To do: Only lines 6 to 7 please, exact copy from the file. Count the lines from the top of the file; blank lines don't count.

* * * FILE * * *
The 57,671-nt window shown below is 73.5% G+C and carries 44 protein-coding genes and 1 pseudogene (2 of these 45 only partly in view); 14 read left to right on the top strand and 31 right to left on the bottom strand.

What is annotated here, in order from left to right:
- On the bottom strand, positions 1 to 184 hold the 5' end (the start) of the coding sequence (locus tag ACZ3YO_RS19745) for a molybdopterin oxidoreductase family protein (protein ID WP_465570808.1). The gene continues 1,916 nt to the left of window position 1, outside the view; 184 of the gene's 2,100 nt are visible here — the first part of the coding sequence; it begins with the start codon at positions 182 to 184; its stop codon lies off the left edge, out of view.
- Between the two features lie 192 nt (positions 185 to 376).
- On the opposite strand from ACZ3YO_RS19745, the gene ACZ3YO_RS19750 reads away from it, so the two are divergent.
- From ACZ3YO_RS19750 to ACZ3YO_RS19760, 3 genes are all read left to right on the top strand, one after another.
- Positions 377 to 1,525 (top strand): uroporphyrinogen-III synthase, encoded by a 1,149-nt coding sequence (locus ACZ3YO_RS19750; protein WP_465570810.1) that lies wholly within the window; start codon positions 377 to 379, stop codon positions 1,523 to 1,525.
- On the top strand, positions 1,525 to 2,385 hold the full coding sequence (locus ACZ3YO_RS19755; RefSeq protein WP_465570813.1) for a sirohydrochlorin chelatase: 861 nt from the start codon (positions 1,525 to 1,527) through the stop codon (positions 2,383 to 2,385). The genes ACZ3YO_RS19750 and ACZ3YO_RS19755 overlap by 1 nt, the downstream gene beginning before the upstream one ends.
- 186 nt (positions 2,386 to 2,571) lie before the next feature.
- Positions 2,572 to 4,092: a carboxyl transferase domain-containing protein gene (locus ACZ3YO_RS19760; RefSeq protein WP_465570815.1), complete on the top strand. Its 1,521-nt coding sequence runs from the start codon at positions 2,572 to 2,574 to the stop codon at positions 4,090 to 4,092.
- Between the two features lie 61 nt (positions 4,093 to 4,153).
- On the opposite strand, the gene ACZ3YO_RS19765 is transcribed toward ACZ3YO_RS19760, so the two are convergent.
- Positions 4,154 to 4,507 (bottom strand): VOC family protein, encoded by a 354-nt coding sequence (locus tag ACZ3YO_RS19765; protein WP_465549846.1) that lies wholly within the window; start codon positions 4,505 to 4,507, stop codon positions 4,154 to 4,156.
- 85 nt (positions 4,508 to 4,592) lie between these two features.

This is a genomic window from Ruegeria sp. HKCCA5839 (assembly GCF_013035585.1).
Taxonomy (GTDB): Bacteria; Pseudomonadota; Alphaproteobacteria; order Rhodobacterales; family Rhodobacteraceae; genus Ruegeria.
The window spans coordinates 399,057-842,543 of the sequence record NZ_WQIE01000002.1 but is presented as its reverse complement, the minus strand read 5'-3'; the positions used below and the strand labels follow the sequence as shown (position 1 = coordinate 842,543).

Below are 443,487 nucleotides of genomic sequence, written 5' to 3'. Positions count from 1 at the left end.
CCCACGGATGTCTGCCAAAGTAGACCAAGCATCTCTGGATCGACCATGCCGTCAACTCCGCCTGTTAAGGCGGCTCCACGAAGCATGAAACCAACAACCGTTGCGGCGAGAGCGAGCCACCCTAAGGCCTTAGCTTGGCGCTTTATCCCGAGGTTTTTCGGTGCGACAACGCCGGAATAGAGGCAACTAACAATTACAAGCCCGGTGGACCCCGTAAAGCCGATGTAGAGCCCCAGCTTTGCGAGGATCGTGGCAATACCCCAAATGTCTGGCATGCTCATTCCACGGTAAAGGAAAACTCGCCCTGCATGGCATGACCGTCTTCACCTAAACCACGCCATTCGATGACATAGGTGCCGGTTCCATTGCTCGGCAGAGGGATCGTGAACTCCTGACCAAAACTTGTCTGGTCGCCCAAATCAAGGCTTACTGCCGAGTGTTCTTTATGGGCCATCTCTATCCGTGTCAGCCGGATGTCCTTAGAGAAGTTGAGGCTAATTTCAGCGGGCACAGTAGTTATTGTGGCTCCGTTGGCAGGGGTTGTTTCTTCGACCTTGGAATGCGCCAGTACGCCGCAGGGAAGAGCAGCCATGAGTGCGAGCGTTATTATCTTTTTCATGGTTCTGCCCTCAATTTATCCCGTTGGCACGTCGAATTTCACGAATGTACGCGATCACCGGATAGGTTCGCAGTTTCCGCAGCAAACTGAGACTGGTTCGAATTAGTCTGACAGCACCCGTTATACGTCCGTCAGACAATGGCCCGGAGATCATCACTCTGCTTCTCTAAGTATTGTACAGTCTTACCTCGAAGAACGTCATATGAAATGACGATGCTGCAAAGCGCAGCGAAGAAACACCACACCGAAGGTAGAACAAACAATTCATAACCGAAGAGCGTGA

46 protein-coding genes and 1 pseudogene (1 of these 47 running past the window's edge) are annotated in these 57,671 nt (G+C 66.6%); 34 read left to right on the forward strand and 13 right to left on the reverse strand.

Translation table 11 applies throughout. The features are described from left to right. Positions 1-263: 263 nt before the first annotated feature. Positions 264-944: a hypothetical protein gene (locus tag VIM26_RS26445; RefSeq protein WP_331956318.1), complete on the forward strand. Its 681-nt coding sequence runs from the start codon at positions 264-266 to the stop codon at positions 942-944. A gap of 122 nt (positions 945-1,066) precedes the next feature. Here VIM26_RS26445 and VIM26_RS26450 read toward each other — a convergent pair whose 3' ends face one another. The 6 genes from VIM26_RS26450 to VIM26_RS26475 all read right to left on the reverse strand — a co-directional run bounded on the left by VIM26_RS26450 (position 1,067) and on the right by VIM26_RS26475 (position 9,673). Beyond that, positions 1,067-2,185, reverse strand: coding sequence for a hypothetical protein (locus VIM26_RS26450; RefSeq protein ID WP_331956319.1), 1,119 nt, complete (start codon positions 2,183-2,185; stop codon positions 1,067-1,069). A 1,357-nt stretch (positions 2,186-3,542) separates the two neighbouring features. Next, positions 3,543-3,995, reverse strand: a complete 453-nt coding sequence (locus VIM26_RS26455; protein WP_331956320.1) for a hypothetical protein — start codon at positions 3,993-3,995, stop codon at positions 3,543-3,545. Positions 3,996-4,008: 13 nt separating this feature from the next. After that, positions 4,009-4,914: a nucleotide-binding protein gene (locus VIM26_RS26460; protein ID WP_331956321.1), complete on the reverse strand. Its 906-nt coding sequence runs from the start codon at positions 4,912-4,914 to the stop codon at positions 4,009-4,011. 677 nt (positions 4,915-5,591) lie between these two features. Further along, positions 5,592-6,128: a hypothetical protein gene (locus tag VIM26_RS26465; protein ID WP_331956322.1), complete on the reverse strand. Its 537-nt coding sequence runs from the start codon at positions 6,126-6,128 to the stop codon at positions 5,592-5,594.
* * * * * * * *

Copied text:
- From ACZ3YO_RS19750 to ACZ3YO_RS19760, 3 genes are all read left to right on the top strand, one after another.
- Positions 377 to 1,525 (top strand): uroporphyrinogen-III synthase, encoded by a 1,149-nt coding sequence (locus ACZ3YO_RS19750; protein WP_465570810.1) that lies wholly within the window; start codon positions 377 to 379, stop codon positions 1,523 to 1,525.